by the US Army for a hospital barracks. The main structure of the hotel is a 19th-century Gothic gingerbread mansion set in a lush tropical garden. The mansion was built as a residence for the powerful Sam family, including two former presidents of Haiti. It was a fabulous piece of archecture and the only chance we probably will have to see the ocean.
What a great setting for lunch and seems the food and liquid refreshments arrived in Haitian time it gave me a chance to explore around. Back stair wells, a top verandah that lead to the rooms and a ton of interesting details that I absorbed. I was lucky enough to see two of the hotel rooms when the maid went in and it definitely has character. The grounds were huge, lush, quiet and seemed a world away from the hustle and bustle of the city.
The tour guide departed and the driver then dropped us off at our requested designations. Some went for some R and R at a hotel pool attached to a restaruant that we frequent, some went home for some down time and 8 of us went to the nursery to deliver quilts and toys. Apparently the message that we were going to visit had got lost somewhere along the way so they definitely were not expecting us. It was both rewarding and sad at the same time. These little children obviously love the attention they get from visitors and were so happy to cuddle and indeed clung to some of us at times. It seemed a stark setting for children to grow up so we were happy to deliver the quilts for their beds, soccer balls, books, crayons, colouring books, toy cars and Miss Judy took suckers. As you can imagine she was a big hit! Then when she, Shannon and Paul pulled out the tatto stickers they had children swarming them. Aimy, Laurie and I spent considerable time in the nursery cuddling the truly little ones and I was fortunate enough to even feed one of them. I then gravitated to the toddler room and spent a lot of time throwing children up in the air, playing the tummy tickle game all the while holding a little boy that did not want to be put down. There was one little girl in there who was so mischevious, full of smiles, high energy and just a bit bossy. She and I bonded so I went and found her one of the dresses that we had donated and it was amazing to watch how excited she was to recieve this. It was a very rewarding eperience but we all came back with mixed emotions.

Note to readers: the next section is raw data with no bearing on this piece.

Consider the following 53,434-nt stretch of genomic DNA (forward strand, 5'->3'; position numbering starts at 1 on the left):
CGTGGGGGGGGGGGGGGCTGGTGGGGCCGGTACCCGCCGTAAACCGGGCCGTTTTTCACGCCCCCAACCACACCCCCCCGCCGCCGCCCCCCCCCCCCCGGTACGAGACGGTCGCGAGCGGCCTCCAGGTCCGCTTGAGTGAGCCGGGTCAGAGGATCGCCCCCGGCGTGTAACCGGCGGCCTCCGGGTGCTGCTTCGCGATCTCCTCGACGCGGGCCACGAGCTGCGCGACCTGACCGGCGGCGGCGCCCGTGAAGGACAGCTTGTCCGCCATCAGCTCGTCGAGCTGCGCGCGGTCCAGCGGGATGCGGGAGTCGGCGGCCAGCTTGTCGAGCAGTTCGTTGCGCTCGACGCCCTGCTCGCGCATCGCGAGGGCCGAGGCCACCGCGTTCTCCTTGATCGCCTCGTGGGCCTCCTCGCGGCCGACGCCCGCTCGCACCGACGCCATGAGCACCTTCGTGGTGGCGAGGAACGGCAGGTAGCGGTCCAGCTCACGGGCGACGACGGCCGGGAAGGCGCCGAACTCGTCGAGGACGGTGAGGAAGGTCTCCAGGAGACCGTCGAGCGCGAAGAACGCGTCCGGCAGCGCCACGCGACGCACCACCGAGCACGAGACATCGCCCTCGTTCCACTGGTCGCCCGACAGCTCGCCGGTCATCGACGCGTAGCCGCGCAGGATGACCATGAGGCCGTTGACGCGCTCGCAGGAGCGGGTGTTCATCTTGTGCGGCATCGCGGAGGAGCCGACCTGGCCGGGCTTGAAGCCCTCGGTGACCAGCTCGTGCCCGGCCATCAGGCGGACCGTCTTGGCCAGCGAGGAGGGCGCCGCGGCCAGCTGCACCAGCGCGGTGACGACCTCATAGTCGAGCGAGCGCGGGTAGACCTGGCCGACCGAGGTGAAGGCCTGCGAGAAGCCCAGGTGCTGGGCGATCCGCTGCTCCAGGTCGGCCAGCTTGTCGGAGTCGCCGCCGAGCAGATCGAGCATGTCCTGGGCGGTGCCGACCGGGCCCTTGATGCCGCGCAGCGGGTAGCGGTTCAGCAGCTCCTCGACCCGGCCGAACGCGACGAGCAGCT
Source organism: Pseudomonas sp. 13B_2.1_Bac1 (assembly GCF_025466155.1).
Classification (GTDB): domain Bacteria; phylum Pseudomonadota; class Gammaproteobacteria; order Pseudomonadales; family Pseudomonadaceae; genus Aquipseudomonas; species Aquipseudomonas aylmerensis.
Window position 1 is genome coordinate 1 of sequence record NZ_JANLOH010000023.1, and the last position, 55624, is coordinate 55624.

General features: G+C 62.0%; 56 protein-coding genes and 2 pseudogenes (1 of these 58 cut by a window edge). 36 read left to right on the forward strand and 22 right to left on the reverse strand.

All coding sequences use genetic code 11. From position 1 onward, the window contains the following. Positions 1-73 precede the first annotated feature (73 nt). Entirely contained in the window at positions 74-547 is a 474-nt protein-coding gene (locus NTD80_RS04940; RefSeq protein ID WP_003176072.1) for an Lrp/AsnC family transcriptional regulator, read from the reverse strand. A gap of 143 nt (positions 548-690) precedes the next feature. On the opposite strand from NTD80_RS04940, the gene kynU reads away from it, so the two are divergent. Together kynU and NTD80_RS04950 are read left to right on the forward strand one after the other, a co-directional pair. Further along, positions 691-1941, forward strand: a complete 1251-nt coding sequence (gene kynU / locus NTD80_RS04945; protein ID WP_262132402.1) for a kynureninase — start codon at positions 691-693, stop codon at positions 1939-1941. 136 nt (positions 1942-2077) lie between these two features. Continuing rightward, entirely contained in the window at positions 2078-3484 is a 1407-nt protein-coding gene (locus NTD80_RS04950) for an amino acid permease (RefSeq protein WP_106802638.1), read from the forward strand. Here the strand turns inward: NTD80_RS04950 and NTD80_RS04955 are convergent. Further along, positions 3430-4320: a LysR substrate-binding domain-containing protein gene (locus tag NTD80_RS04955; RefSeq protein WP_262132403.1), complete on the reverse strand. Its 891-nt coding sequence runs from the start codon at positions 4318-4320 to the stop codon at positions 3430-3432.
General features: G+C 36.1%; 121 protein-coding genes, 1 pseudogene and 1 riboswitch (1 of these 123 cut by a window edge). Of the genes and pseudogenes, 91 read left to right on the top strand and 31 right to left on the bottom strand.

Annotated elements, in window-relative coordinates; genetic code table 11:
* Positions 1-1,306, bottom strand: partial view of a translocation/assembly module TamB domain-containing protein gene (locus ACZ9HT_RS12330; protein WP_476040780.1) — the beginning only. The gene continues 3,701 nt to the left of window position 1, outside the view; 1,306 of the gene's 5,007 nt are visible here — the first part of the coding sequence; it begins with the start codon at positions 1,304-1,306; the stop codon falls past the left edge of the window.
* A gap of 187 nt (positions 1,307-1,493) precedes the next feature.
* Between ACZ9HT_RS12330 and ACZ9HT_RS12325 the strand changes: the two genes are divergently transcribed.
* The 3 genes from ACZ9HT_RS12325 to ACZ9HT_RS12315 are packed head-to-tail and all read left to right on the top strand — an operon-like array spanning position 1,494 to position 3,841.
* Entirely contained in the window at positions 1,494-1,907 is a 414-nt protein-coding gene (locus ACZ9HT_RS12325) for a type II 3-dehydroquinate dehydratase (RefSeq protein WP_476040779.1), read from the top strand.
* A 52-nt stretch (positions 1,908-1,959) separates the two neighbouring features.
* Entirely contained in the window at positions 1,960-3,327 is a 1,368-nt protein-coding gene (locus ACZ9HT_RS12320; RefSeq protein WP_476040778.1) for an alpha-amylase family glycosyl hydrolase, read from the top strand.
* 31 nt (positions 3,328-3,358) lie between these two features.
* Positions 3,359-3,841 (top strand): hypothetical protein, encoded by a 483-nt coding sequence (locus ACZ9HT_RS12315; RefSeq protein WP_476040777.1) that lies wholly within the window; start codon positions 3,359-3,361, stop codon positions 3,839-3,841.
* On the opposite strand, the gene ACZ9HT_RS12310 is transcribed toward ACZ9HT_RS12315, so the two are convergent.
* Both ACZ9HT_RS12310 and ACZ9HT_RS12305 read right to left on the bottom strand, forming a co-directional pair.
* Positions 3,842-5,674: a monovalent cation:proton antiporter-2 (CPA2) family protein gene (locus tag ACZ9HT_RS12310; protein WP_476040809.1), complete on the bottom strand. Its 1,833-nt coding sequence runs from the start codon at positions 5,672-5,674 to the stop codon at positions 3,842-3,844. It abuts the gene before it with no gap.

We returned to the compound and following my roof top alone time I then went to the OR along with one of the surgeons to organize our equipment for our big case tomorrow. Plans for an early bedtime went out the window when supper was a lenghty process. We returned in an absolute torrential downpour so had to spend time drying off when we got back. We were wetter than if we had used the shower here! Then I started the blog process but found way too many distractions to write with purpose. I have now segretated myself down the hallway where the internet seems to be reasonable. I feel like this is my least articulate post about the trip and it should have been the most but sometimes the words don’t always flow like you would wish. I had the same issue when Travis interviewed me on camera about the quilts. It wasn’t that I felt nervous as I am fairly well practised at interviews but rather I just wasn’t as articulate as I could have been. So that concludes another full day in Haiti from this very tired blogger. Thanks to everyone for the shares, comments and likes. It is heartwarming to recieve so many “virtual” hugs and high fives.